Making space in outer space: Rajni Perera’s sci-fi odyssey lands at the McMichael
By: Leah Collins
November 25, 2022
Original URL: rajni-perera-interview-futures-mcmichael-canadian-art-collection
This show is a million light years away from the Group of Seven, and that’s a good thing.
Rajni Perera (b. 1985), I take a journey, you take a journey, we take a journey together, 2020, leather, trim, cotton, beads, metallic thread, beeralu lace, rubber gas mask, 25.4 × 22.9 × 17.8 cm, Paul and Mary Dailey Desmarais III, Photo: Nep Sidhu / Courtesy of Patel Brown,© Rajni Perera
As the long-time home of the Group of Seven, you could argue the McMichael Canadian Art Collection has always been a place where you could find fantasy landscapes of a sort. But the latest work to arrive at the gallery isn’t another terra nullius take on Canadian history. Rather, it’s a spectacular sci-fi story involving a cast of beautiful mutants, off-world explorers that have sprung from the imagination of Rajni Perera.
Futures, now appearing on the second floor of the McMichael, is Perera’s first ever survey show, and it arrives at an already busy time for the Toronto-based artist. Last month, she accepted the $25,000 MOCA Toronto Award, and she’ll debut an exhibition at that museum in 2024. Next week, she launches Beyond the Words of Earth at Temple Contemporary in Philadelphia, a show that opens on the heels of a previous solo outing in Birmingham, England.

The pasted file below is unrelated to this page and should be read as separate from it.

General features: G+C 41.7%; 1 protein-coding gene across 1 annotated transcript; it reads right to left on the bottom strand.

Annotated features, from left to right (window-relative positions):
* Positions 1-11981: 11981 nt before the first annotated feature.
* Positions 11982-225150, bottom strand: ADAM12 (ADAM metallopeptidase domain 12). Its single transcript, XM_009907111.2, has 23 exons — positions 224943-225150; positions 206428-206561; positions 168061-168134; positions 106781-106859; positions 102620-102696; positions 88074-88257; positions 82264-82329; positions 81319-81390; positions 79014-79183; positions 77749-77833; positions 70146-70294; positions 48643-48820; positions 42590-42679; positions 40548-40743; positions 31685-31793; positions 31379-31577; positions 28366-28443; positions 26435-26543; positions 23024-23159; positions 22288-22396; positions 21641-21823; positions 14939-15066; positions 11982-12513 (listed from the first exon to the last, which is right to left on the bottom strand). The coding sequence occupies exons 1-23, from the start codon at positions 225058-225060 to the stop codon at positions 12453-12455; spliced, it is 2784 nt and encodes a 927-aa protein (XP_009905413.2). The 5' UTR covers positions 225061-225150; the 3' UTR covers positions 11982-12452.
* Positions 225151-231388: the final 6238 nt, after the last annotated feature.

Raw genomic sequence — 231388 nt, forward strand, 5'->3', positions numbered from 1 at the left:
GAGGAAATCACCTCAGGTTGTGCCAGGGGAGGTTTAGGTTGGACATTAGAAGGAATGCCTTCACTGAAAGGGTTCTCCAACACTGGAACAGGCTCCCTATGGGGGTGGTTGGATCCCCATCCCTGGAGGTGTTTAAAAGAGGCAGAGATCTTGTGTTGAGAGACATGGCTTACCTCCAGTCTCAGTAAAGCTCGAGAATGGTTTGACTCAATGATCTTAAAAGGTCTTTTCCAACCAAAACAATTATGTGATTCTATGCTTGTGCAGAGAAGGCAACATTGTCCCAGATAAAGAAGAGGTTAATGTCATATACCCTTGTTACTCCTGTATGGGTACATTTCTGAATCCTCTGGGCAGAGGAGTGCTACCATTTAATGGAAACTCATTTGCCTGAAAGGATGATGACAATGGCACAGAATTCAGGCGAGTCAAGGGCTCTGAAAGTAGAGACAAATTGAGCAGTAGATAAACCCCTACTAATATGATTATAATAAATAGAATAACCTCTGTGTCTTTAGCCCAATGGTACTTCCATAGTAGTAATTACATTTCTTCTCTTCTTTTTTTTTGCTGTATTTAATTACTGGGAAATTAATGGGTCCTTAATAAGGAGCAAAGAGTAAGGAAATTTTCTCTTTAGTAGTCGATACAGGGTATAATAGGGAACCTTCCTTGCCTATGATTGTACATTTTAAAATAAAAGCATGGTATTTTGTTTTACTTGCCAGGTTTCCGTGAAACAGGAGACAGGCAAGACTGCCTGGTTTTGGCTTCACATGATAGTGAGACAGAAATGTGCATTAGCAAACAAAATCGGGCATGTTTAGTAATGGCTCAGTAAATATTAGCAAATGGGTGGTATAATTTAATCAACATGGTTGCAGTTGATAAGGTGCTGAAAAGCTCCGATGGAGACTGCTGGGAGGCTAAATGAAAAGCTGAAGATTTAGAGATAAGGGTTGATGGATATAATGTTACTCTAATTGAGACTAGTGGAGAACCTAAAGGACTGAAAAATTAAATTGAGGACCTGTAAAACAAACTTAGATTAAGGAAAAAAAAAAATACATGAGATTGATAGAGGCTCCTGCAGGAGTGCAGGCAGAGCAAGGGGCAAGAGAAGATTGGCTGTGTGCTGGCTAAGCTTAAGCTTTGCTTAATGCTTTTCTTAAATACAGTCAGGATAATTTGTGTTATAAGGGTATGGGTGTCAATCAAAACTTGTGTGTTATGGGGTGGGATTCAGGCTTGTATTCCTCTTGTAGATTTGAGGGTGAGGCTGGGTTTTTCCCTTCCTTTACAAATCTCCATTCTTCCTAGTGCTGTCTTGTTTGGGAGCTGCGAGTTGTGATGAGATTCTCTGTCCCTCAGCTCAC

A little more than a decade ago, things couldn’t have been more different for Perera. Back then, if she was appearing in an exhibition, she probably curated the show herself, all while juggling her coursework at the Ontario College of Art and Design (now OCAD U). And in those days, the McMichael wouldn’t have been on her radar, even as a weekend getaway. “When I was at OCAD, I hated the Group of Seven,” laughs Perera, cursing the memory of back-to-back lectures on Tom Thomson et al.
Born in Sri Lanka, raised in Scarborough and North York, and living in downtown Toronto (where nearly half the population is fellow immigrants), Perera saw nothing in the Group of Seven landscapes being taught. “It’s historical in a certain colonial-ass way that I’m not interested in,” she says, “and being shown that work over and over again, you feel completely excluded from the canon.”
That canon is exactly what the McMichael is striving to open up. It’s the only public art institution in the country that’s exclusively focused on Canadian art, and under the leadership of Sarah Milroy, who took the position of Chief Curator in 2018, its programming is making strides toward better representing the reality of who lives here, and makes art here.
Perera’s exhibition, which offers a metaphor for the immigrant experience, is one nod toward that mission. Upcoming shows will highlight Indigenous artists Meryl McMaster and Dempsey Bob, and as Milroy told the Toronto Star this fall, she intends to hire a curator of Indigenous art in the next fiscal year. “Sarah Milroy has been responsible for this whole cultural shift at the McMichael,” says Perera. “If she would have been doing that work when I was in school, maybe I wouldn’t have angsty feelings about the Group of Seven.”